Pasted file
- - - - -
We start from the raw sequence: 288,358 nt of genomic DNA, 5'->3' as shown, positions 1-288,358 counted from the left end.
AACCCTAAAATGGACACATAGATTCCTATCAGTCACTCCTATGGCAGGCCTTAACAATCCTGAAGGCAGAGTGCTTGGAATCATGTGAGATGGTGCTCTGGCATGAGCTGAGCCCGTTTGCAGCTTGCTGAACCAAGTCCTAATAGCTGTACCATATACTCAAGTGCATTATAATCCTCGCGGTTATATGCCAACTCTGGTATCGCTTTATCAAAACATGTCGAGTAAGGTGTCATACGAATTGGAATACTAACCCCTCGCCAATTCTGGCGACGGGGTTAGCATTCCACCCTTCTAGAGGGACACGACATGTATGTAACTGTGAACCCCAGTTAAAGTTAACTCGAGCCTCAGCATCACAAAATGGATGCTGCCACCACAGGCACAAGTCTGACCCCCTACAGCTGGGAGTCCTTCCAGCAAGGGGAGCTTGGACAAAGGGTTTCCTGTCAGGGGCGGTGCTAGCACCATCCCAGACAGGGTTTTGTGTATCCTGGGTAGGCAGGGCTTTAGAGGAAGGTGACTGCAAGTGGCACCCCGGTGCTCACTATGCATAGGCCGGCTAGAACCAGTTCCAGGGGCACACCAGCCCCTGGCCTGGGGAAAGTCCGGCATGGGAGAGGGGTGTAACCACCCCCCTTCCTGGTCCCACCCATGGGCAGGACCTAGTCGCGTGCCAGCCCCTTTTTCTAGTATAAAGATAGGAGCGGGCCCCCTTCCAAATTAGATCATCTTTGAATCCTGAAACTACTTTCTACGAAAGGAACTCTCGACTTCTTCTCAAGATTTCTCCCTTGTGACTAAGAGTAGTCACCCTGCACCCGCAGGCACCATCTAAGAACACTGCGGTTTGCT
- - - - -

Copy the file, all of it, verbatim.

We start from the raw sequence: 288,358 nt of genomic DNA, 5'->3' as shown, positions 1-288,358 counted from the left end.
AACCCTAAAATGGACACATAGATTCCTATCAGTCACTCCTATGGCAGGCCTTAACAATCCTGAAGGCAGAGTGCTTGGAATCATGTGAGATGGTGCTCTGGCATGAGCTGAGCCCGTTTGCAGCTTGCTGAACCAAGTCCTAATAGCTGTACCATATACTCAAGTGCATTATAATCCTCGCGGTTATATGCCAACTCTGGTATCGCTTTATCAAAACATGTCGAGTAAGGTGTCATACGAATTGGAATACTAACCCCTCGCCAATTCTGGCGACGGGGTTAGCATTCCACCCTTCTAGAGGGACACGACATGTATGTAACTGTGAACCCCAGTTAAAGTTAACTCGAGCCTCAGCATCACAAAATGGATGCTGCCACCACAGGCACAAGTCTGACCCCCTACAGCTGGGAGTCCTTCCAGCAAGGGGAGCTTGGACAAAGGGTTTCCTGTCAGGGGCGGTGCTAGCACCATCCCAGACAGGGTTTTGTGTATCCTGGGTAGGCAGGGCTTTAGAGGAAGGTGACTGCAAGTGGCACCCCGGTGCTCACTATGCATAGGCCGGCTAGAACCAGTTCCAGGGGCACACCAGCCCCTGGCCTGGGGAAAGTCCGGCATGGGAGAGGGGTGTAACCACCCCCCTTCCTGGTCCCACCCATGGGCAGGACCTAGTCGCGTGCCAGCCCCTTTTTCTAGTATAAAGATAGGAGCGGGCCCCCTTCCAAATTAGATCATCTTTGAATCCTGAAACTACTTTCTACGAAAGGAACTCTCGACTTCTTCTCAAGATTTCTCCCTTGTGACTAAGAGTAGTCACCCTGCACCCGCAGGCACCATCTAAGAACACTGCGGTTTGCT